I personally am not the biggest fan of every self-made online entrepreneur’s favorite word hustle. Life definitely sometimes brings situations where you need to push yourself and hustling is about taking action and working hard towards reaching your goals. All great things right? But sometimes I think the word is used to describe a lifestyle of 24/7 overachieving. While our Western wealthy lives became free of physical labour and worry about survival, we became obsessed with success. And often people define success with metrics like money, status and power. And those metrics are reached by hustling. By working 70-hour-weeks, being a busy busy bee and having a 5 am morning routine with 15 different steps. What about metrics like balance, sense of calm and content?
Because with those metrics, becomes better work. It’s not the amount of hours you put into a project, it’s how you use those hours. And how you bounce back from work and play. The mind needs to rest for new perspectives to pop up and a sense of purpose to stay clear. If you continuously buzz in the busy beehive, you easily lose the focus, the point of view, the bigger picture. In those moments of lost in hustle, it’s important to realize, reflect and redirect. Realize where you are, reflect if it’s making you happy and if not, redirect the path. But in order to do that, you need to be able to stop and breathe.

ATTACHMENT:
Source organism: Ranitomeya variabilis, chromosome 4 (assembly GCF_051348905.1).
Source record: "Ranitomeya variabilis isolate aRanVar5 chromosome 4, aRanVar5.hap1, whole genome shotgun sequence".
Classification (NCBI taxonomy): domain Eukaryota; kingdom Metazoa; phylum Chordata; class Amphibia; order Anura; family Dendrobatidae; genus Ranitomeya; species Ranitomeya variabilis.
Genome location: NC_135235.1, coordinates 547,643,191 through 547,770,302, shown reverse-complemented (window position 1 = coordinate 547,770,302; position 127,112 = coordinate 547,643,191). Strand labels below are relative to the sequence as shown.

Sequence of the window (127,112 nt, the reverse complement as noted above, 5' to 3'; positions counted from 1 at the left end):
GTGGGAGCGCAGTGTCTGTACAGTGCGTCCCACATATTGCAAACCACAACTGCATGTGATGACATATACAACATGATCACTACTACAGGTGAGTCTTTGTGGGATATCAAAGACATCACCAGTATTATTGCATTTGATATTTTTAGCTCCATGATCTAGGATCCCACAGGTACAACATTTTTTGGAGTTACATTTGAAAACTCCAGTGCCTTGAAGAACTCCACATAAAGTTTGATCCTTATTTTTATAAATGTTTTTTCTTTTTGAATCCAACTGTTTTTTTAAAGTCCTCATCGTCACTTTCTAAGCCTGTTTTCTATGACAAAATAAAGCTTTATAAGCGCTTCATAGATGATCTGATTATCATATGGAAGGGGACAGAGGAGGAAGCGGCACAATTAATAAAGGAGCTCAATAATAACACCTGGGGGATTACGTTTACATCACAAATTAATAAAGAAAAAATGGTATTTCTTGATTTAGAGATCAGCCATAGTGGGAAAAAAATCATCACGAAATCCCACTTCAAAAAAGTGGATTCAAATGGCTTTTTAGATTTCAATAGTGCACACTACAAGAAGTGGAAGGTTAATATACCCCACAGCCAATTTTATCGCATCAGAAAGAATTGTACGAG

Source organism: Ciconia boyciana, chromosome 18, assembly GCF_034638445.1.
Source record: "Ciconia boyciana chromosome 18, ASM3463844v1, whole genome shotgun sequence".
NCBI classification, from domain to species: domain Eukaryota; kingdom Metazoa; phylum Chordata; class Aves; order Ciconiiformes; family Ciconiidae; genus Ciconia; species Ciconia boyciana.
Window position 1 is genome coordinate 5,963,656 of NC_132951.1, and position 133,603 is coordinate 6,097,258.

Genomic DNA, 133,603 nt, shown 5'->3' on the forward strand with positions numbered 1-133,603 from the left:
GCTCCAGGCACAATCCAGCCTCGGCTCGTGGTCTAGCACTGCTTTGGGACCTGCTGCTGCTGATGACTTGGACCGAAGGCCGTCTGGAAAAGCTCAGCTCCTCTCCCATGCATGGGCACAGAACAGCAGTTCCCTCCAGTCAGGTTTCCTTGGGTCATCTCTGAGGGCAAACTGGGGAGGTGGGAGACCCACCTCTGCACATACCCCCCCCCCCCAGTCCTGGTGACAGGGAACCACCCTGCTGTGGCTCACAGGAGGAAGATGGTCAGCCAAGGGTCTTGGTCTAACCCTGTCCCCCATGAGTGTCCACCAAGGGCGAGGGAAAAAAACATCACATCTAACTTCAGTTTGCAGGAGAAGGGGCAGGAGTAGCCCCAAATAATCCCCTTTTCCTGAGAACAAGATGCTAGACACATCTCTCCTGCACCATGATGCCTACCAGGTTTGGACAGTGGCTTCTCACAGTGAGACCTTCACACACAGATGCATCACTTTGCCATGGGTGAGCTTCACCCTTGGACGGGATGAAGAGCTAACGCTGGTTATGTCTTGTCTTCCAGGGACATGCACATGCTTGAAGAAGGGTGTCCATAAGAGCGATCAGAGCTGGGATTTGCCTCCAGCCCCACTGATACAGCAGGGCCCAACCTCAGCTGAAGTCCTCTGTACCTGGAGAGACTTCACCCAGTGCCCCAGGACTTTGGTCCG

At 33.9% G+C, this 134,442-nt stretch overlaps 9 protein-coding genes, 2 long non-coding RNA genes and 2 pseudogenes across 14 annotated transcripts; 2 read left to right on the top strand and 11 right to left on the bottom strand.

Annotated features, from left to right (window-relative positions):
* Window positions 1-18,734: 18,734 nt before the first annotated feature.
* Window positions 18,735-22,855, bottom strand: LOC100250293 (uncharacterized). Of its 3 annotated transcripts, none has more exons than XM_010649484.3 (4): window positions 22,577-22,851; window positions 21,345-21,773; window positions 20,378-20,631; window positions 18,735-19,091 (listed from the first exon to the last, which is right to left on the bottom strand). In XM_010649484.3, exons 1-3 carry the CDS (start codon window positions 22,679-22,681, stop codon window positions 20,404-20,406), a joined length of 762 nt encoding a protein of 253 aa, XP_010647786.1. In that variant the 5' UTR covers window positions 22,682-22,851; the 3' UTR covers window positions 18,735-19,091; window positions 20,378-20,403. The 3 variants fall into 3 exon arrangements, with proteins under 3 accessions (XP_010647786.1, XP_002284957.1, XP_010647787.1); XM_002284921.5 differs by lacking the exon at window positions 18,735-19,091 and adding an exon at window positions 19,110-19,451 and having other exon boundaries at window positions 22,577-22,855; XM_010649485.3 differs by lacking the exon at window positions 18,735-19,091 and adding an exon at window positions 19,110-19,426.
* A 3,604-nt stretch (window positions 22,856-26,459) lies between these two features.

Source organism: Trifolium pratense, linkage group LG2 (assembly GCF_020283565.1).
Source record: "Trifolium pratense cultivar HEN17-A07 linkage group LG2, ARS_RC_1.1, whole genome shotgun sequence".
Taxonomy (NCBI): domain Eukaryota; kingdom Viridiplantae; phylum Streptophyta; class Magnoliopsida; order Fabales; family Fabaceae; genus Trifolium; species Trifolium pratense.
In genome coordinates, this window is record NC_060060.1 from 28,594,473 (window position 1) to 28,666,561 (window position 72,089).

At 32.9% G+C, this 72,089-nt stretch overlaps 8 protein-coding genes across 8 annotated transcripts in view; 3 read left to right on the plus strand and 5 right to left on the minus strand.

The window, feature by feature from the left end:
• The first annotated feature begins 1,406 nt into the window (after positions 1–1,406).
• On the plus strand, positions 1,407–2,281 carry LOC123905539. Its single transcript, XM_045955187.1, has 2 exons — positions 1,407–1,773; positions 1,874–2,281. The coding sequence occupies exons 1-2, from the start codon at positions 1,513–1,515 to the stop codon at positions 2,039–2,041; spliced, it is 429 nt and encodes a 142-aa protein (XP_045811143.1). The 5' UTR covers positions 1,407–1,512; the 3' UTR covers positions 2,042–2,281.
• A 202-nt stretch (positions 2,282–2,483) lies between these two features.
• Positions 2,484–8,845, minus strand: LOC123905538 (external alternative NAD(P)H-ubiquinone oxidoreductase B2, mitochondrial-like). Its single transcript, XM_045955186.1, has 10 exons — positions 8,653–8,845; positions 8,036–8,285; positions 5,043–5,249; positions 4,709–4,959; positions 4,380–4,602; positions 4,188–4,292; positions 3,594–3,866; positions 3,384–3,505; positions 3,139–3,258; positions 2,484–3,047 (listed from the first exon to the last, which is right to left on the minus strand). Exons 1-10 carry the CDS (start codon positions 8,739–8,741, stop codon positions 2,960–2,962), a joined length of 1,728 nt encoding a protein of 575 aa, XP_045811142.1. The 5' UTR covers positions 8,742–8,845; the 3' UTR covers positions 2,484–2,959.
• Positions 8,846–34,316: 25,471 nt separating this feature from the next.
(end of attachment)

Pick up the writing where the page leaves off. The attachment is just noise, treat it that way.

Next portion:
When I’m stressed or sad, my best trick to feel better is to go for a long walk (as you saw on my Stockholm post). All the worries feel a little less worrisome after breathing some fresh air and letting my thoughts run free. I think we’re so busy listening to all the noise and creating all the noise that we have forgotten how to listen to ourselves. Listen to that gut feeling, that tickle in your heart, that sense of pure happiness. And those tickles are not created by money, status or power. They definitely are not created by burnouts and overbearing bustle.
Why is it so hard for so many people to sit still? To breathe, delve into their thoughts? My challenge to everyone is to take an hour walk within the next week, alone, preferably in the nature and definitely without headphones. Sit for a while on a bench or a rock mid-way and just look to the distance. See what happens.